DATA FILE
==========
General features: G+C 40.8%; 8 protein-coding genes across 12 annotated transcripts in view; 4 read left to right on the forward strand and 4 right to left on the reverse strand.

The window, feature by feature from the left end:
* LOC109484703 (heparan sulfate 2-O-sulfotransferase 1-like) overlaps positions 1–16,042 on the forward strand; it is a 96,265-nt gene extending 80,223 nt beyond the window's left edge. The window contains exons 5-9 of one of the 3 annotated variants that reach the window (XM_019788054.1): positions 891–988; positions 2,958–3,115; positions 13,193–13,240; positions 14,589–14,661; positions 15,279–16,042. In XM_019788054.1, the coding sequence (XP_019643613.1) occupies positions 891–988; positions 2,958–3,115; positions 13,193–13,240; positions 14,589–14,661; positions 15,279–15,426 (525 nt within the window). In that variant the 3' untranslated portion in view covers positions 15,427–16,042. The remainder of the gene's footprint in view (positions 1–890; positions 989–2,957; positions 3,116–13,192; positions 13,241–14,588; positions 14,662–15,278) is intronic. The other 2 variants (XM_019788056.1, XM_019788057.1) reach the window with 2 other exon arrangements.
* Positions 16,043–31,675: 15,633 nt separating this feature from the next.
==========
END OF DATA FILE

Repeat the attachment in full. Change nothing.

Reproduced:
General features: G+C 40.8%; 8 protein-coding genes across 12 annotated transcripts in view; 4 read left to right on the forward strand and 4 right to left on the reverse strand.

The window, feature by feature from the left end:
* LOC109484703 (heparan sulfate 2-O-sulfotransferase 1-like) overlaps positions 1–16,042 on the forward strand; it is a 96,265-nt gene extending 80,223 nt beyond the window's left edge. The window contains exons 5-9 of one of the 3 annotated variants that reach the window (XM_019788054.1): positions 891–988; positions 2,958–3,115; positions 13,193–13,240; positions 14,589–14,661; positions 15,279–16,042. In XM_019788054.1, the coding sequence (XP_019643613.1) occupies positions 891–988; positions 2,958–3,115; positions 13,193–13,240; positions 14,589–14,661; positions 15,279–15,426 (525 nt within the window). In that variant the 3' untranslated portion in view covers positions 15,427–16,042. The remainder of the gene's footprint in view (positions 1–890; positions 989–2,957; positions 3,116–13,192; positions 13,241–14,588; positions 14,662–15,278) is intronic. The other 2 variants (XM_019788056.1, XM_019788057.1) reach the window with 2 other exon arrangements.
* Positions 16,043–31,675: 15,633 nt separating this feature from the next.